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New Generation Strategy

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Presentation on theme: "New Generation Strategy"— Presentation transcript:

1 New Generation Strategy
Ultra-Supercritical Technology Presented by: Tim Riordan, Manager New Generation Design & Eng. APP Site Visit October 30 – November 4, 2006

2 AGENDA Power Plant Steam Cycle – (Rankin Cycle)
History of Supercritical Units Ultra-supercritical (USC) Overview AEP Ultra-supercritical Design Steam Generator Design Turbine/Generator Design Efficiency and Emissions Comparison

3 Typical Heat Balance

4 Bag filter to remove Particulate
SCR NOx control added to meet NOx SIP Call. Additional NOx control Low NOx Burners. greater than 85% NOx reduction greater than 50 % FGDS to reduce SO2 by greater than 90% Bag filter to remove Particulate

5 The Basic Heat Cycle Critical Point – 3208psi/705°F
Sub-Critical Steam Cycles : Water boiling to steam with pressures below ‘critical point’ Super-Critical Steam Cycles: Water to steam without boiling. Pressure above ‘critical point’ Ultra-Supercritical Steam Cycles: Steam temperatures above 1100 °F as defined by Electric Power Research Institute (EPRI)

6 Gaining Efficiency Higher Pressure and Temperature
Critical Point

7 The Evolution Continues
Comparison Ultra Supercritical 1960 Vintage Subcritical Reheat Supercritical Temperature Early 20th Century Vintage Subcritical Non-Reheat 1940 Vintage Subcritical Non-Reheat Entropy

8 History of Supercritical Units
First Supercritical Unit: AEP Philo Unit 6 Initial Operation Date: 1957 (49 years ago) 125 MW Steam Conditions: 4500psi/1150F/1050F/1000F (double-reheat) World-wide – Over 200 units Typical steam pressures: 3350 to 4200 psi Typical steam temperatures: 1000 to 1050°F

9 Generating Technology: Ultra-Supercritical (USC) Pulverized Coal Plants
What is USC Technology? Defined by EPRI as Rankin Cycle steam temperatures above 1100°F Limited to ASME code approved metallurgy for pressure part design Higher temperatures increase cycle efficiency USC technology is most efficient cycle available for selected fuels (sub-bituminous coal) Higher efficiency = Less emissions IGCC is limited for sub-bituminous coal applications

10 Generating Technology: Ultra-Supercritical (USC) Pulverized Coal Plants
An ultra-supercritical (USC) steam generation unit operates at supercritical pressure (typically 3500 psi or higher) and at steam temperatures above 1100 oF (593 oC). For comparison, a conventional supercritical unit operates at steam temperatures of oF ( oC). Modern chrome and nickel-based super alloys in the steam generator, steam turbine, and piping systems can withstand prolonged exposure to this high temperature steam. By operating at elevated steam temperatures, the turbine cycle is more efficient. This reduces fuel (coal) consumption, and thereby reduces emissions. USC technology is compatible with all types of coal.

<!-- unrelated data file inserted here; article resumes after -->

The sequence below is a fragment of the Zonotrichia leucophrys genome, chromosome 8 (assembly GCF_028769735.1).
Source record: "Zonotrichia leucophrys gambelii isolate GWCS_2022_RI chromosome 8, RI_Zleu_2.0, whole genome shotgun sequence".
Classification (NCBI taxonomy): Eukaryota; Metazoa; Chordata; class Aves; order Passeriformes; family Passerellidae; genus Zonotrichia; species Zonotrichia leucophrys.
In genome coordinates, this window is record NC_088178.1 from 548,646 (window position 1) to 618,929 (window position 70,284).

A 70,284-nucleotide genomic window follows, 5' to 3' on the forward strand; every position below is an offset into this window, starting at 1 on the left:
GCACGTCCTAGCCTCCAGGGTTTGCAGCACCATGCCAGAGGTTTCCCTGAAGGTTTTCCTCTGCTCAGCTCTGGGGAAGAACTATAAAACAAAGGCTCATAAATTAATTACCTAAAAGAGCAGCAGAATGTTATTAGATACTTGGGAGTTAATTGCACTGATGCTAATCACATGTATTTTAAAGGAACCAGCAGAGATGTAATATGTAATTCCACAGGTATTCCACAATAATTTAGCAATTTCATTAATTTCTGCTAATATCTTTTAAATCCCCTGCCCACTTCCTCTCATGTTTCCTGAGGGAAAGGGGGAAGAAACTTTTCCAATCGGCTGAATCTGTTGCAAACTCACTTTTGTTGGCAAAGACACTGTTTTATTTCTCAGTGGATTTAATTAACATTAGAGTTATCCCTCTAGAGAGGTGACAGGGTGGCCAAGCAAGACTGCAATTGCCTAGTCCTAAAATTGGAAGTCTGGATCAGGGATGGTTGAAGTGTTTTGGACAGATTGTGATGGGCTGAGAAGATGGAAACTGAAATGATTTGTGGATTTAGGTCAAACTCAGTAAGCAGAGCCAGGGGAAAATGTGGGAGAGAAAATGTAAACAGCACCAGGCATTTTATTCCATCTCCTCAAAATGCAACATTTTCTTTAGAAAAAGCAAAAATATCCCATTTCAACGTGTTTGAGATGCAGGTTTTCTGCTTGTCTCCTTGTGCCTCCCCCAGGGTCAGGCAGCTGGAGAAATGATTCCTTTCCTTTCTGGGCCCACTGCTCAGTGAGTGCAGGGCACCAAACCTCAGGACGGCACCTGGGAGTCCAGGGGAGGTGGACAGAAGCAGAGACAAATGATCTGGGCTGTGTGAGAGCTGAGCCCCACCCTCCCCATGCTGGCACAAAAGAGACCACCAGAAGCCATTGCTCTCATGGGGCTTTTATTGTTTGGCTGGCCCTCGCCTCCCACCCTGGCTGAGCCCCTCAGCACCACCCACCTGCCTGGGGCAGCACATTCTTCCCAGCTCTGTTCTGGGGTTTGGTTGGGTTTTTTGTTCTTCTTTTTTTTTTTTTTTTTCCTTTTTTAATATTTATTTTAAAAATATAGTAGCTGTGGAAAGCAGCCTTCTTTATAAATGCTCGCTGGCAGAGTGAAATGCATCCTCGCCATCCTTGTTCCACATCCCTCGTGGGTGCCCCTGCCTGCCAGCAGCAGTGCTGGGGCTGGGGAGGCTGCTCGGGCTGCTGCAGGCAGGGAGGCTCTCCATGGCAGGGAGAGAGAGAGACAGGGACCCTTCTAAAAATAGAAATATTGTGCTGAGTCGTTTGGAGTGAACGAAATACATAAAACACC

11 Steam Generator Cross Section

12 AEP USC Steam Generator Design Conditions
Pulverized Coal-fired Benson Cycle, Spiral-wound Boiler PRB Coal Main Steam: 3675 psi/1115 F Reheat Steam: 1130 F

13 USC Impact on Steam Generator
High Temperature Oxidation Internal oxidation of boiler tubing above 1050 oF Exfoliation of oxide layers leads to tube pluggage and could damage turbine blading. SA-213-T91 material not used in heat transfer zone Approaching limits of dissimilar metal weld (DMW) designs DMW Design Limit = 1150 oF

14 Steam Generator Materials of Construction
SSH Outlet Bank: SA HFG Stainless Steel RH Outlet Bank: SA HFG Stainless Steel Superheater Headers : SA-335 –P92 Other alloys typical of previous supercritical designs

15 Steam Turbine/Generator
Current Turbine Design for AEP USC Unit: Four-casing, 3600 RPM, Tandem Compound, Single Reheat Single-flow High-pressure (HP) turbine section Double-flow Intermediate-pressure (IP) turbine section Two (2) Double-flow Low-pressure (LP) turbine sections Designed for full arc, sliding pressure operation Improved Efficiency Minimize Component Thermal Fatigue Damage

16 Steam Turbine/Generator
Generator Design for AEP USC Unit: Two-Pole, Three-Phase Synchronous Machine 840 MVA Rating Direct Hydrogen cooled field and stator core Direct water cooled stator windings

17 USC Impact on Turbine Higher operating temperatures call for improved materials of construction: Most important components: Forgings (rotors) Castings (casings) Piping Material Requirements to handle USC operating conditions: High creep rupture strength Resistance against embrittlement Low oxidation growth and no loosening of oxidation layer Ease in manufacturing and availability

18 Turbine Materials of Construction
Main Steam and Reheat Steam Piping: SA-335-P92 Main Steam Valve Casing: 9Cr (CB2) HP Inner Shell: 9Cr (CB2) HP Rotor: 9Cr (FB2) HP Rotating Blading – Inlet Stages: Nimonic (Ni80TiAl) Nickel-based alloy Superior to steel alloys at temperatures above 1050 oF

19 Efficiency and CO2 Emissions Comparison

20 Emission Comparison Sub-Bituminous Coal
Ultra SC 3800psi/1100F/1100F Supercritical 3500psi/1000F/1000F IGCC 2X1 7FB GT – Dry Feed Subcritical 2400psi/1000F/1000F SO2 0.91 lb/MWh 0.97 lb/MWh 0.55 lb/MWh 0.99 lb/MWh NOx 0.64 lb/MWh 0.68 lb/MWh 0.65 lb/MWh 0.70 lb/MWh PM-10 0.14 lb/MWh 0.15 lb/MWh 0.09 lb/MWh CO2 0.97 T/MWh 1.03 T/MWh 0.99 T/MWh 1.06 T/MWh

21 Conclusion Ultra-supercritical Pulverized Coal Technology
Higher Temperatures = Better Efficiency Better Efficiency = Less Emissions and Less Carbon Dioxide Metallurgy Currently Available for Temperatures above 1100°F Equipment Suppliers Can Guarantee Performance and Reliability

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